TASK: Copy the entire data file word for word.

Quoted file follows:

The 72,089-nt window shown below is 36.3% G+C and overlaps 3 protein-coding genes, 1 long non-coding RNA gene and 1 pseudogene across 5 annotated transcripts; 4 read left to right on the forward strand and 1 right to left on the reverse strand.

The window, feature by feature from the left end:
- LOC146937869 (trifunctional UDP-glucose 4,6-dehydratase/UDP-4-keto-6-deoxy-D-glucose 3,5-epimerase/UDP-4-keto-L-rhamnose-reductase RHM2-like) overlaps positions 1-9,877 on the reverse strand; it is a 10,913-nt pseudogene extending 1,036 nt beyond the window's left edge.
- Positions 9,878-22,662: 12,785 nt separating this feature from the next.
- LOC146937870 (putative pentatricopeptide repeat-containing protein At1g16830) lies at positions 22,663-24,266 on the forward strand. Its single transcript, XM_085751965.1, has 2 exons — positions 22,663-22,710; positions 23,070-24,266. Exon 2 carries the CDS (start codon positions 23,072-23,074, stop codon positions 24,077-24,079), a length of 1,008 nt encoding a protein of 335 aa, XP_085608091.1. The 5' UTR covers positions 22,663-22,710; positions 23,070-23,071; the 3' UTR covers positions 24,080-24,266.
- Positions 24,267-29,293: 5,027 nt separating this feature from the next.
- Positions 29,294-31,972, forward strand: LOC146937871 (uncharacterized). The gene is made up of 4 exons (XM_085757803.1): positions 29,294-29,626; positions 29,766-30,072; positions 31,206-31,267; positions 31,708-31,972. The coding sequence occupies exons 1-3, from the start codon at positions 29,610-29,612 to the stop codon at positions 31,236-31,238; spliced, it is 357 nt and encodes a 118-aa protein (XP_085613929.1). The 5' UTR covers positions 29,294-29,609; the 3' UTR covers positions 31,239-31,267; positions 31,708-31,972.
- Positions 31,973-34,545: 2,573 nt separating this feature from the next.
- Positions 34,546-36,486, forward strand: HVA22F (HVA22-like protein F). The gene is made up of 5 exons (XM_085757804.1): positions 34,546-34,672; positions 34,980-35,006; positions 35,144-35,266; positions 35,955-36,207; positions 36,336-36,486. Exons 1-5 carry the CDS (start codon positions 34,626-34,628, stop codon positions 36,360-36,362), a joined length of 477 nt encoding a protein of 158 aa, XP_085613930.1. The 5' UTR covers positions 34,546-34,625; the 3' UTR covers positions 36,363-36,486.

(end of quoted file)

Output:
The 72,089-nt window shown below is 36.3% G+C and overlaps 3 protein-coding genes, 1 long non-coding RNA gene and 1 pseudogene across 5 annotated transcripts; 4 read left to right on the forward strand and 1 right to left on the reverse strand.

The window, feature by feature from the left end:
- LOC146937869 (trifunctional UDP-glucose 4,6-dehydratase/UDP-4-keto-6-deoxy-D-glucose 3,5-epimerase/UDP-4-keto-L-rhamnose-reductase RHM2-like) overlaps positions 1-9,877 on the reverse strand; it is a 10,913-nt pseudogene extending 1,036 nt beyond the window's left edge.
- Positions 9,878-22,662: 12,785 nt separating this feature from the next.
- LOC146937870 (putative pentatricopeptide repeat-containing protein At1g16830) lies at positions 22,663-24,266 on the forward strand. Its single transcript, XM_085751965.1, has 2 exons — positions 22,663-22,710; positions 23,070-24,266. Exon 2 carries the CDS (start codon positions 23,072-23,074, stop codon positions 24,077-24,079), a length of 1,008 nt encoding a protein of 335 aa, XP_085608091.1. The 5' UTR covers positions 22,663-22,710; positions 23,070-23,071; the 3' UTR covers positions 24,080-24,266.
- Positions 24,267-29,293: 5,027 nt separating this feature from the next.
- Positions 29,294-31,972, forward strand: LOC146937871 (uncharacterized). The gene is made up of 4 exons (XM_085757803.1): positions 29,294-29,626; positions 29,766-30,072; positions 31,206-31,267; positions 31,708-31,972. The coding sequence occupies exons 1-3, from the start codon at positions 29,610-29,612 to the stop codon at positions 31,236-31,238; spliced, it is 357 nt and encodes a 118-aa protein (XP_085613929.1). The 5' UTR covers positions 29,294-29,609; the 3' UTR covers positions 31,239-31,267; positions 31,708-31,972.
- Positions 31,973-34,545: 2,573 nt separating this feature from the next.
- Positions 34,546-36,486, forward strand: HVA22F (HVA22-like protein F). The gene is made up of 5 exons (XM_085757804.1): positions 34,546-34,672; positions 34,980-35,006; positions 35,144-35,266; positions 35,955-36,207; positions 36,336-36,486. Exons 1-5 carry the CDS (start codon positions 34,626-34,628, stop codon positions 36,360-36,362), a joined length of 477 nt encoding a protein of 158 aa, XP_085613930.1. The 5' UTR covers positions 34,546-34,625; the 3' UTR covers positions 36,363-36,486.